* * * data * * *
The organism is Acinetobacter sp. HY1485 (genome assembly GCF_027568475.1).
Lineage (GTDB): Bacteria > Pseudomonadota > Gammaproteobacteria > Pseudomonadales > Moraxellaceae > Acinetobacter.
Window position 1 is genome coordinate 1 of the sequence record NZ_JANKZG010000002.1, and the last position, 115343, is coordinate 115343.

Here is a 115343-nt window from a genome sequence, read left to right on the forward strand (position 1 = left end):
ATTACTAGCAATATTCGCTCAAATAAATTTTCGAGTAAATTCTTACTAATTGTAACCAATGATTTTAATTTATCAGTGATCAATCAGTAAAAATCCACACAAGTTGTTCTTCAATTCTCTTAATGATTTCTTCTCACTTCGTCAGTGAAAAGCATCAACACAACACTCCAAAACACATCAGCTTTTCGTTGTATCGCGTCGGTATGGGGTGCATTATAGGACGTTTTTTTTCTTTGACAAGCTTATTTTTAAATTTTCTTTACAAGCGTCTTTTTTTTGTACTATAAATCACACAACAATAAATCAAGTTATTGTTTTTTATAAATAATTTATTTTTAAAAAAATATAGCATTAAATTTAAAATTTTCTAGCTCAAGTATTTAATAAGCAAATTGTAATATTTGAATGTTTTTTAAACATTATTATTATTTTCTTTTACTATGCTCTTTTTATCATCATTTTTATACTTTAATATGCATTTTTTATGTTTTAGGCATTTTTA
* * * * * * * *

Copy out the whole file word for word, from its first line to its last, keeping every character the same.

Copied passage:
The organism is Acinetobacter sp. HY1485 (genome assembly GCF_027568475.1).
Lineage (GTDB): Bacteria > Pseudomonadota > Gammaproteobacteria > Pseudomonadales > Moraxellaceae > Acinetobacter.
Window position 1 is genome coordinate 1 of the sequence record NZ_JANKZG010000002.1, and the last position, 115343, is coordinate 115343.

Here is a 115343-nt window from a genome sequence, read left to right on the forward strand (position 1 = left end):
ATTACTAGCAATATTCGCTCAAATAAATTTTCGAGTAAATTCTTACTAATTGTAACCAATGATTTTAATTTATCAGTGATCAATCAGTAAAAATCCACACAAGTTGTTCTTCAATTCTCTTAATGATTTCTTCTCACTTCGTCAGTGAAAAGCATCAACACAACACTCCAAAACACATCAGCTTTTCGTTGTATCGCGTCGGTATGGGGTGCATTATAGGACGTTTTTTTTCTTTGACAAGCTTATTTTTAAATTTTCTTTACAAGCGTCTTTTTTTTGTACTATAAATCACACAACAATAAATCAAGTTATTGTTTTTTATAAATAATTTATTTTTAAAAAAATATAGCATTAAATTTAAAATTTTCTAGCTCAAGTATTTAATAAGCAAATTGTAATATTTGAATGTTTTTTAAACATTATTATTATTTTCTTTTACTATGCTCTTTTTATCATCATTTTTATACTTTAATATGCATTTTTTATGTTTTAGGCATTTTTA